Photographing a golf tournament

Discussion in 'Sports' started by www.philwinterphotography.com, Mar 7, 2018.

  1. In about 5 weeks, I'm going to photograph a charity golf tournament. I've never done that before and I'm looking for some hints and advice. Coverage will be all day - from registration through awards presentation. I understand it will be a shotgun start so I'm thinking I can hang out a the first (or some other) tee and get shots of every group. My camera does have a silent mode. One question, will fill flash be useful (obviously not on the course)? I have a general shot list, but nothing specific at this point. I will ask for a detailed shot list. I will do this at no charge because it is to benefit a program to rescue girls from human trafficking.

    I will be using lenses (in full frame terms) of 24-80 and 80 - 300. Is there any other gear that might come in handy?
     
  2. Yes
    Know something about the game.
    There are certain protocols that you do not want to interrupt, or the players will get annoyed at you, enough to have you ejected from the course. Mostly, NO NOISE when teeing off or putting. And nothing that would distract the players.
    Most especially learn where to NOT stand. Safety on a golf course is not to be taken lightly. A flying golf ball is a VERY DANGEROUS object.

    Forget the flash on the course.
    You might be able to use it for staged shots.

    Unless the camera is TRULY SILENT, do not use it near and when the players are hitting nor putting on the green.
    If you are far enough away (maybe 100+ feet), with the long lens, the noise from the shutter should not bother the players.
    You also need to be aware of where you are in relation to other holes and the players on the course, and not disturb them.
    Note that the sound of a burst of shots is more distracting than a single shot.
    This is where some of the P&S cameras work better than a dslr. There is nothing moving to make noise, just the speaker, that is IF you can turn OFF the shutter sound.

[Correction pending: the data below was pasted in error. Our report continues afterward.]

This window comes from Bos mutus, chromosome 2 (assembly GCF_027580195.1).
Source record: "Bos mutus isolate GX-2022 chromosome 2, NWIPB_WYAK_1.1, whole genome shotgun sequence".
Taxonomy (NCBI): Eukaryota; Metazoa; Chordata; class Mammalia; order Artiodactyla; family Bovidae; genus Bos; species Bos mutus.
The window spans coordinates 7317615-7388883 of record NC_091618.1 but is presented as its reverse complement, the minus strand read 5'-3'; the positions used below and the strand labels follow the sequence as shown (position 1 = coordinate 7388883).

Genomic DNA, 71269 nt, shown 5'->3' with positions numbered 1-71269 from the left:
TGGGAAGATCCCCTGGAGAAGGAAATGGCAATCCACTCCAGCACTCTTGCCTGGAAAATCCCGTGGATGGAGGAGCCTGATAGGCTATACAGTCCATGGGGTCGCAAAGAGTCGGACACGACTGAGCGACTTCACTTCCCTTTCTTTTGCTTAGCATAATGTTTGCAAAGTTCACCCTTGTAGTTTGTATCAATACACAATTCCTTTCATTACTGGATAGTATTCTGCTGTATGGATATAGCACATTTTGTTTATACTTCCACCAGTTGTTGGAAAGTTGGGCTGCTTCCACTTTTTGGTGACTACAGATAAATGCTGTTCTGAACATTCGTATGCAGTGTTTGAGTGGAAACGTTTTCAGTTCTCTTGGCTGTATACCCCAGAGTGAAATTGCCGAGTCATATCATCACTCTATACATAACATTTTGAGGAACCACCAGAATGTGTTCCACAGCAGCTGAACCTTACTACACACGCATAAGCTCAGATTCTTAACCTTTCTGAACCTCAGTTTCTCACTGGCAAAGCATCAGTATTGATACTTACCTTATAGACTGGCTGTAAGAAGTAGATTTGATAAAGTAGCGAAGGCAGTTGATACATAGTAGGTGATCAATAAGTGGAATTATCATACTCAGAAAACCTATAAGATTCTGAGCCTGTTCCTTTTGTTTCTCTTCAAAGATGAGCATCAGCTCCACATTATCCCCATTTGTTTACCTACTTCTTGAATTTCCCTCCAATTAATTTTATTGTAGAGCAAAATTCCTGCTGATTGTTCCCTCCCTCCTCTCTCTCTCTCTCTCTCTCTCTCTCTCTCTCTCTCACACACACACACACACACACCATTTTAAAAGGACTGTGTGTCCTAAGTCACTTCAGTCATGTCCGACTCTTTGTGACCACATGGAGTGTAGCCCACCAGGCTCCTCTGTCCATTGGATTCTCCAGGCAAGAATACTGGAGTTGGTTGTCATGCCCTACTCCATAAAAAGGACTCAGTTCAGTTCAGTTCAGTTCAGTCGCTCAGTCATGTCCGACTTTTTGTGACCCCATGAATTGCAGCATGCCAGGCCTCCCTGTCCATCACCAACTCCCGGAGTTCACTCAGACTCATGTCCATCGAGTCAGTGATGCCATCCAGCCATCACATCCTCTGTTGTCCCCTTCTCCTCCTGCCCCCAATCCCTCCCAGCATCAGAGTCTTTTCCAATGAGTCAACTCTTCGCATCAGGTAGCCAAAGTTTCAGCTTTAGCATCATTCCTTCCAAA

A bottle of water and a snack/sandwich that you don't have to keep in the fridge. I usually take a P&J for long events.
    A hat and sunscreen/sunblock.
    And know where the restroom is.
     
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  4. Thanks, Gary, Great advice. My camera, an Oly EM-1 is totally silent, or rather, has a mode that is totally silent. I was recently in a wedding as a guest, using the silent mode, but the guy next to me was using using an iPhone with simulated shutter and mirror slap. I hope they didn't think the sound was coming from me!
     
  5. Yes, that is an advantage of the mirrorless cameras, no noisy mechanical mechanisms.
     
  6. A mirrorless camera with a silent shutter can still make a focus noise, so pre-focus, and don't block the view of the paying customers.
     
  7. wow that's nice pick up so far. This is really amazing experience and you can see some great golf players. I also have the interest. Anyways, did someone hire you for this photography job?
     
  8. Thanks for the question. No, I (we, actually, my wife worked with me) did this as a charity activity to benefit an organization that provides shelters for sex-trafficked girls. It was a lot of fun, and we'll probably do it next year, if asked. The only down side was the weather. Normally in April in the Atlanta, GA area, we are getting warm days. But even though the day prior to the event was very nice, the day of the event was cloudy, blustery and in the 40's. Toward the end, the sun did come out, and the temps rose to the low 50s.
     
  9. First
    Catch your golf course

    ;)
    CA-197309-10-25-Silverado-golf-course(hotel-ar.jpg
     
  10. Wind down the colour default setting to pastel or ‘muted’ so you can handle the trousers.
     

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